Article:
I have mixed feelings of guilt that I can return to my normal diet tomorrow while for many this is a permanent reality, and pride that I managed to complete the challenge for a fantastic cause. We’ve raised over £1,000 for the Stroke Association!

Thank you to everybody who donated!


  1. There are very limited options available for snacking and eating on the go. So a puree diet requires lots of planning an preparation to make sure you don’t go hungry. This may be problematic for many people with swallowing problems, who may also have coexisting physical disabilities are be dependent on others to help with shopping and meal preparation. Additionally, having pureed meals prepared by somebody else can cause problems if the person does not know what it is they are eating, and thus food is even less appealing. If food is not appetising, this can cause problems for achieving sufficient nutrition, concentration and energy levels. This is especially important for those who are recovering from illness or engaging in therapies to reduce their disability.
  2. Imagination and variation, as well as incorporating interesting and strong flavours can help make visually unappealing and textureless foods more palatable. This is achievable if you are able-bodied, independent and have the time and freedom to choose and tailor your meals to personal taste. This is unlikely to be the case for hospital patients who are limited to a small selection of pureed meals on the hospital menu. As Venetia mentioned previously, celebrity chef James Martin has has worked tremendously hard to improve hospital food, but there is still a long way to go.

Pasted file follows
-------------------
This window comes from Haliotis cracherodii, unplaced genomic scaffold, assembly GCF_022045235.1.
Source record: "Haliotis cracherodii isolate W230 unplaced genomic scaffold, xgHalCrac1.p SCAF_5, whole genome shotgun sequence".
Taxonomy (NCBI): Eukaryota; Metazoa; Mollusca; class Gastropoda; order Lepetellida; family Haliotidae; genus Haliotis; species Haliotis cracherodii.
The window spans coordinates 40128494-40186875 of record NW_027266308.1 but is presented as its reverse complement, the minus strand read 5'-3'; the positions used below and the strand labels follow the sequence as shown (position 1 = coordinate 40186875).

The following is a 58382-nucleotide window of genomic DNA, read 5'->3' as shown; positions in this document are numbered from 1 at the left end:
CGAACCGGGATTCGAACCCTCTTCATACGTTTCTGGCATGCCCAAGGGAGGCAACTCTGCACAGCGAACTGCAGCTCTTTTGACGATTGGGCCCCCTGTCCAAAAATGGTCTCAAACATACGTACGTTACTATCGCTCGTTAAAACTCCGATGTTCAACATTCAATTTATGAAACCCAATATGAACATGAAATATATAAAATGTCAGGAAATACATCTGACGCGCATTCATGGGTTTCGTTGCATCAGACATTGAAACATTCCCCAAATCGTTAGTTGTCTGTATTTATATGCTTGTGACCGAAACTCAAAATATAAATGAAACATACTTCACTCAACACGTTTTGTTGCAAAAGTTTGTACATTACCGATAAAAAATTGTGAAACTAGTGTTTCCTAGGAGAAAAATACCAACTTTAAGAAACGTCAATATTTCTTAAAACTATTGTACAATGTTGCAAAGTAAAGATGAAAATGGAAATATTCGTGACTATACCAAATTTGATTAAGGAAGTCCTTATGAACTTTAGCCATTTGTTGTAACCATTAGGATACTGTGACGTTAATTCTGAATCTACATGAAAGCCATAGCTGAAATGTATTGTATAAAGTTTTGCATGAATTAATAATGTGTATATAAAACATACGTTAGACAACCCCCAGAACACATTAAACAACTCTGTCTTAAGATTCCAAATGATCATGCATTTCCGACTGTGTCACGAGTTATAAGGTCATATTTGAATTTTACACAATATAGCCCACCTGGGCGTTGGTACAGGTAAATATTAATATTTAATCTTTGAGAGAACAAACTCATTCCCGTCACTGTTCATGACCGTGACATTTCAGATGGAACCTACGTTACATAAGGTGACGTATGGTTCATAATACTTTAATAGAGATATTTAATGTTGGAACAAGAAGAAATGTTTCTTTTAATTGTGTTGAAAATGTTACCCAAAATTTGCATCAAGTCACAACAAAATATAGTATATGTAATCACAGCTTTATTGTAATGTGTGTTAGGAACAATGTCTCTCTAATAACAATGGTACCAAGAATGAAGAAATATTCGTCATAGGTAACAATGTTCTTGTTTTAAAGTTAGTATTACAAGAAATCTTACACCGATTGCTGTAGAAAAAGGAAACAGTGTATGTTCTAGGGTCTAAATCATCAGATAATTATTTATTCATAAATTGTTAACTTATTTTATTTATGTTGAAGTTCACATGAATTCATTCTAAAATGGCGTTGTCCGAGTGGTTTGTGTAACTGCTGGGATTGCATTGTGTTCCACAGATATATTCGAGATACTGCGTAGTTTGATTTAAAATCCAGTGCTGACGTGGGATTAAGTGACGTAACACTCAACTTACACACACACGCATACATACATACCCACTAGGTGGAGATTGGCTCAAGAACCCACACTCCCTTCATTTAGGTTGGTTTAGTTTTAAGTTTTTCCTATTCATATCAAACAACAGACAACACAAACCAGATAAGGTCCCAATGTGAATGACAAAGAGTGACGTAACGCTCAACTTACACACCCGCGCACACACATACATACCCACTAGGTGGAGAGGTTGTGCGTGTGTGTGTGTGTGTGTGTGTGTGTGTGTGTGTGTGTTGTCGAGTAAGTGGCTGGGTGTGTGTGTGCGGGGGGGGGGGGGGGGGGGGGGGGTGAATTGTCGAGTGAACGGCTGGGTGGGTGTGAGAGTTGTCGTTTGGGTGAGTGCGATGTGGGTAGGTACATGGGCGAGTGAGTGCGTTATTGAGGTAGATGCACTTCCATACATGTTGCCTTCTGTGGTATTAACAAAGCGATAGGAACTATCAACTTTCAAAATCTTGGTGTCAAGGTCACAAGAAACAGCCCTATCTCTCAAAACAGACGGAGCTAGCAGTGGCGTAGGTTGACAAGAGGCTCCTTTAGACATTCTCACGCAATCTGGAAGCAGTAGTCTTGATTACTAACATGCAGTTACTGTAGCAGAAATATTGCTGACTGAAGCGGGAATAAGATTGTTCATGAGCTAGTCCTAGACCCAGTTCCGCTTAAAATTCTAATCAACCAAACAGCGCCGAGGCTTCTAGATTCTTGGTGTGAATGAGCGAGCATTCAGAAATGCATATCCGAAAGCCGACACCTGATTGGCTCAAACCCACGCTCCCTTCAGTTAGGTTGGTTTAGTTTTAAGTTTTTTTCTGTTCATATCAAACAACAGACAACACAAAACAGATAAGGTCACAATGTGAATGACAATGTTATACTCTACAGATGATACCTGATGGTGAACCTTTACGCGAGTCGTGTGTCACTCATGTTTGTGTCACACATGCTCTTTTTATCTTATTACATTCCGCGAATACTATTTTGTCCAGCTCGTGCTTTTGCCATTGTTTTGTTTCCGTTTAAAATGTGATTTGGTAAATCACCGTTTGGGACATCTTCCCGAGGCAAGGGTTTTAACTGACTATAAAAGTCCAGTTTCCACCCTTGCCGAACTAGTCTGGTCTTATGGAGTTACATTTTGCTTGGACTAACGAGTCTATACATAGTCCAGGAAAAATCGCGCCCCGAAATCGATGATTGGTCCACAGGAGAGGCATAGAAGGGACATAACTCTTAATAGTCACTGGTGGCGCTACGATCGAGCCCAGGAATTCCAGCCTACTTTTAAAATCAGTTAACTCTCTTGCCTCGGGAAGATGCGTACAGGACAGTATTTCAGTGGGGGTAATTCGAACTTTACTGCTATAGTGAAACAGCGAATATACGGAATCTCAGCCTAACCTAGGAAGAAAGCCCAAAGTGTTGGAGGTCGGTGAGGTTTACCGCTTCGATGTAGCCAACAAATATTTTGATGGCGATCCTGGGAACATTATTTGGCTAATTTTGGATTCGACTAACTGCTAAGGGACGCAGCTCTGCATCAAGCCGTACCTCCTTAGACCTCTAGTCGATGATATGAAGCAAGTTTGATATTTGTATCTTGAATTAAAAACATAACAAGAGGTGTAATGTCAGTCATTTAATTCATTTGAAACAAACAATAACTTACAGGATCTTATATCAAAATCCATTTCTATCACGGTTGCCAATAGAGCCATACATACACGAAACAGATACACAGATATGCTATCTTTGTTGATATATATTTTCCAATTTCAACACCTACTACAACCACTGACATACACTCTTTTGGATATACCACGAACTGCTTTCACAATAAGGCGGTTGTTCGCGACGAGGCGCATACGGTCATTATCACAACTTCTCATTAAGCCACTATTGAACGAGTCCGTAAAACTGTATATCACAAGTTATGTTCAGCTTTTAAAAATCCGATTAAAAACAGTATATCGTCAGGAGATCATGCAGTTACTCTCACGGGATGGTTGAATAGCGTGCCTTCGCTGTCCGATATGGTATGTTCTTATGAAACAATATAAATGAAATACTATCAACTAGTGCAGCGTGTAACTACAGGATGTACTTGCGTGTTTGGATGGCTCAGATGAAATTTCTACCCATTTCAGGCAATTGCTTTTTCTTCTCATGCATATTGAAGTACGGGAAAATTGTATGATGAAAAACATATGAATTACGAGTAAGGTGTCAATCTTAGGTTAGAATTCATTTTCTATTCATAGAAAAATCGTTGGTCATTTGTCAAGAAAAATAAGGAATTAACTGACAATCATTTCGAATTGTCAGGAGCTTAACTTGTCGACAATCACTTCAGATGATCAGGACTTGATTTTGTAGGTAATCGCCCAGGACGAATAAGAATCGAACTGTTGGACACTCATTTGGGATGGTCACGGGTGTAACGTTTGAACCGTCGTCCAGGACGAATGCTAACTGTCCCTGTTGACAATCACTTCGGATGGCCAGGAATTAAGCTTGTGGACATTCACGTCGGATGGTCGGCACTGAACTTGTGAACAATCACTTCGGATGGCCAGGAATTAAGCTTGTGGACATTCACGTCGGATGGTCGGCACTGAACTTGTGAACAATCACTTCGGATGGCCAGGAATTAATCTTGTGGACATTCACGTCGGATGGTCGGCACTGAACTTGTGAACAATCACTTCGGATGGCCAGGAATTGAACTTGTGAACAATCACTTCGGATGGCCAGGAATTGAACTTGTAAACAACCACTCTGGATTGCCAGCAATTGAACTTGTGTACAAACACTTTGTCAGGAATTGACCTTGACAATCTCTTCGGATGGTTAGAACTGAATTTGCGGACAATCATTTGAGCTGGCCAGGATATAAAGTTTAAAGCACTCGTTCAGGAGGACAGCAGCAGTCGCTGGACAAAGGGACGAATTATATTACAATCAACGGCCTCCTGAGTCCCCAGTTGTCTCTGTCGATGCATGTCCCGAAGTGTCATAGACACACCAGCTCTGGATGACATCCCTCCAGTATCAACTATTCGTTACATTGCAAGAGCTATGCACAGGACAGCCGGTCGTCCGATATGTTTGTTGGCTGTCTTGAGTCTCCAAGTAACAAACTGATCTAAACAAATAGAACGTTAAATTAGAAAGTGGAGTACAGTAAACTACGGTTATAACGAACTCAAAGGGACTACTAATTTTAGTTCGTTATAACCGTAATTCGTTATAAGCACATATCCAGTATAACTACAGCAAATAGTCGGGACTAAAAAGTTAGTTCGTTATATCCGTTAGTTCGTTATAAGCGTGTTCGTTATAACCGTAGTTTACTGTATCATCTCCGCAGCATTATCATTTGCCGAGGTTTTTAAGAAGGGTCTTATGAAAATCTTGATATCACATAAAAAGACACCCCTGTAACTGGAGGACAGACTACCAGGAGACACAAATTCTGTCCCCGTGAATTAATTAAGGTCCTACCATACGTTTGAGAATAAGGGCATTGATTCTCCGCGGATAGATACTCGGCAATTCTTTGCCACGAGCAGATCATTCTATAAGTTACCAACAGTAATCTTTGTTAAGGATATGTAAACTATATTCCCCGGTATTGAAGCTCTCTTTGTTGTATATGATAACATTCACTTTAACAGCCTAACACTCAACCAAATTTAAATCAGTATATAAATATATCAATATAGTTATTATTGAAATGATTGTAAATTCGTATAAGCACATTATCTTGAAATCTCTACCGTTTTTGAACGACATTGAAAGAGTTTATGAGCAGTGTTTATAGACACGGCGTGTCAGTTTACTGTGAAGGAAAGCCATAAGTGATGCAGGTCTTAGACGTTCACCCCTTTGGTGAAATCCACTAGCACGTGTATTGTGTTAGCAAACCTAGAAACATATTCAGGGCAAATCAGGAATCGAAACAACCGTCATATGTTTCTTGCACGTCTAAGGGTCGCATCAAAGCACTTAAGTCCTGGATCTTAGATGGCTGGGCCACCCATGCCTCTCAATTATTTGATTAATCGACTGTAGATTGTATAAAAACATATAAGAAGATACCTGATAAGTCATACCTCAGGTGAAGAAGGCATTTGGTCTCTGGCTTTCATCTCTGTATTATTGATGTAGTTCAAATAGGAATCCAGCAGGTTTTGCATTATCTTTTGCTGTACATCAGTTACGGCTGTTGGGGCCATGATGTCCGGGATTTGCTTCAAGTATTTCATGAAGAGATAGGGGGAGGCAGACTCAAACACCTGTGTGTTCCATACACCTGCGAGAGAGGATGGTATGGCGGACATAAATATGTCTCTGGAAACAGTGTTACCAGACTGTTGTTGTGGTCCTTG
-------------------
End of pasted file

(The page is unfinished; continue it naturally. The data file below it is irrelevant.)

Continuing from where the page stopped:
3. Attempting to consume sufficient calories and feel satisfied from a meal is more difficult when it is being consumed in liquid/puree form. I felt that I needed to drink/spoon in more quantity to feel satisfied. This may be particularly difficult for someone who finds eating already very effortful or fatiguing (due to being elderly, unwell, or having eating difficulties).
  4. Restaurant staff are largely very helpful, the major barrier to enjoying eating out being feelings of embarrassment and feeling ‘different’ or like an ‘awkward customer’.

There are very good reasons why Speech and Language Therapists (SLT) may advise people with dysphagia to opt for a modified diet. In the interests of safety, this can reduce the risk of health problems associated with dysphagia (e.g. choking, respiratory problems, chest infection), but this challenge has increased my awareness of the need to consider balancing risk with quality of life and nutritional intake.

Love Fi x


One thought on “Fi Moore’s puree challenge

  1. Bonnie brownfield August 31, 2015 / 8:11 pm

    Thank you. I make the menus for my disabled daughter who can only eat pureed foods. To work on calories I got help from a nutritionist, but it is a huge challenge to make sure she gets all her food needs met. just had a long power outage which is making me realize the need to have easy and tasty access foods! There was no grill etc so it was all cold. I need any idea I can get. Thank you for raising AWARENESS! Bonnie